Canadian Thistle

It has been a busy few weeks for me — holiday traveling, Green Expo talks (that’s our regional conference), and getting ready for a semester leave this year — I’ll be working on a project investigating how professors transfer information to the public.  But during this time I have, for some unexplainable reason, been thinking about Canadian Thistle.  And do you know what I’ve come up with?  This: 

It’s a colossal waste of time and money to worry about Canadian thistle. 

Despite its name Canadian thistle is not native to North America.  It was introduced in the 1600s — probably by accident.  Most parts of the plant are edible and some people even say that it’s tasty.   Though it can be found across the US it is rarely found in such high concentrations that it displaces native species.  Where it does dominate the landscape conditions are usually bad enough (highly disturbed sites) that other plants won’t fare well anyway.  Canadian thistle is known as an early succession plant which means that it will establish in a disturbed site — perhaps even taking it over — but will slowly, over years, be taken over by other plants.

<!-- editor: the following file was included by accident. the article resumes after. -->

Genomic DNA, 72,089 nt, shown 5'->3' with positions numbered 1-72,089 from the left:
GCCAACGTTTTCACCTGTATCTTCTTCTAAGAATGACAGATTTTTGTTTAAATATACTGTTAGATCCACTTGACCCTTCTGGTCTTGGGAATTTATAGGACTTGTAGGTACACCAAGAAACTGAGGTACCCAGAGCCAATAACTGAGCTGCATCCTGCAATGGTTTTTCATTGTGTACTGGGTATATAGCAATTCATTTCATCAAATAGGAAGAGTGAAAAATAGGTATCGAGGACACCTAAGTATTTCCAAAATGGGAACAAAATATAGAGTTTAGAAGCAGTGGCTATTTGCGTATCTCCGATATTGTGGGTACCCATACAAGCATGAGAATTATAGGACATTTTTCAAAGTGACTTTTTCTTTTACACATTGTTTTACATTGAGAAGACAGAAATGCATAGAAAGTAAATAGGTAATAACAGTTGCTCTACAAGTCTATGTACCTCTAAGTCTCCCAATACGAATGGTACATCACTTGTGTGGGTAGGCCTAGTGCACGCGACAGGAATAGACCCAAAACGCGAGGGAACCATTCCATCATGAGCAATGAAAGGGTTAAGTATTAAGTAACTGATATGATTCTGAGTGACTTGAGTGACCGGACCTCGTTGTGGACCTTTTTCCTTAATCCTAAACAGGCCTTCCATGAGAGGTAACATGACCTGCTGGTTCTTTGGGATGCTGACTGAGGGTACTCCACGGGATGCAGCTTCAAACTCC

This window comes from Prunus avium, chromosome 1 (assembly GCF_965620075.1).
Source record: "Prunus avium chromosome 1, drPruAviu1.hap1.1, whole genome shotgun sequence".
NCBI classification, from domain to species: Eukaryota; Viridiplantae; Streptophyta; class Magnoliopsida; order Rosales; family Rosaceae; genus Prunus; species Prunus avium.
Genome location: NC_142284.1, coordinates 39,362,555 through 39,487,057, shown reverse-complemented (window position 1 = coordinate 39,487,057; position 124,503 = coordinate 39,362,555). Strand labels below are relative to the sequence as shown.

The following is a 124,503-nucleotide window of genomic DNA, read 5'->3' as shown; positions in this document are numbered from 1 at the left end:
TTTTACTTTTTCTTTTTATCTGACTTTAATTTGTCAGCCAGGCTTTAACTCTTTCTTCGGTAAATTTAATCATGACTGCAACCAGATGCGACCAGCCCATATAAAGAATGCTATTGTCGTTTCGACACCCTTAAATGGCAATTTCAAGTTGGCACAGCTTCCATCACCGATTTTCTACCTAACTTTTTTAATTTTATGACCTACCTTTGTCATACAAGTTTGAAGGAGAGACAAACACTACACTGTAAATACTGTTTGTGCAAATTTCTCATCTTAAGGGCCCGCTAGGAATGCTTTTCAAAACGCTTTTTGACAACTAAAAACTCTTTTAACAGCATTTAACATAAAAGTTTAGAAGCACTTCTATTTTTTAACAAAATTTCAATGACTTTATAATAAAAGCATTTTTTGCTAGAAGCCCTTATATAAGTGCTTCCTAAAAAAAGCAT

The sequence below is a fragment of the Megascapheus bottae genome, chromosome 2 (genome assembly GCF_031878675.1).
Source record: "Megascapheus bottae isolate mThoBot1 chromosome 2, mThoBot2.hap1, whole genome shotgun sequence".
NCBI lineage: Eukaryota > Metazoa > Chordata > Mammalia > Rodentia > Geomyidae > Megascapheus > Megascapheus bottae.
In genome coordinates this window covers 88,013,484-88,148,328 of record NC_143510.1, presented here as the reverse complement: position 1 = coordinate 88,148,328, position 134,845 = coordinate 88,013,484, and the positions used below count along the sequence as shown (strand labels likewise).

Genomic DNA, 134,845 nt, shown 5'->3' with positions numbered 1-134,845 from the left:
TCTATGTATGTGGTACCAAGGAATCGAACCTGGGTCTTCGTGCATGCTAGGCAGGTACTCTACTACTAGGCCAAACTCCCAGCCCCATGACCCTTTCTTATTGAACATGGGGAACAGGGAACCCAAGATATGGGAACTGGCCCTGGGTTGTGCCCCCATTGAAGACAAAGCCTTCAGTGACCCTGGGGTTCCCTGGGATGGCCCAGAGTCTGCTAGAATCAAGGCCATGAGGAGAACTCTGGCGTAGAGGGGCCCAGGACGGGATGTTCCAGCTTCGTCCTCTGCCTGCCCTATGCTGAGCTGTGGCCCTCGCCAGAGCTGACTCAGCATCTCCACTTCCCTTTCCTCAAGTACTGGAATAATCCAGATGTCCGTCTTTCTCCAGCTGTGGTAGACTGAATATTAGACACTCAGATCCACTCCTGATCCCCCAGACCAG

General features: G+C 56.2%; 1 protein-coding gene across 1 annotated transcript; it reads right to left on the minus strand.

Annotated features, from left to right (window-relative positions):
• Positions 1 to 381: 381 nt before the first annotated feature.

Canadian thistle is considered a noxious weed across the United States, but it is classified that way mostly because of political pressure rather that for what it does (if nothing else it is a very visible, nasty looking plant).  People may get scratched up, but you won’t hear about anyone dying from Canadian thistle poisoning.  As an agricultural weed it can be significant, but usually pales in comparison to other weeds.  Because it is listed as a noxious weed some states and local governments have tried to rein it in, at least over small areas, but this thistle is very resistant to herbicides, and tough to kill just by pulling, and so efforts are often fruitless.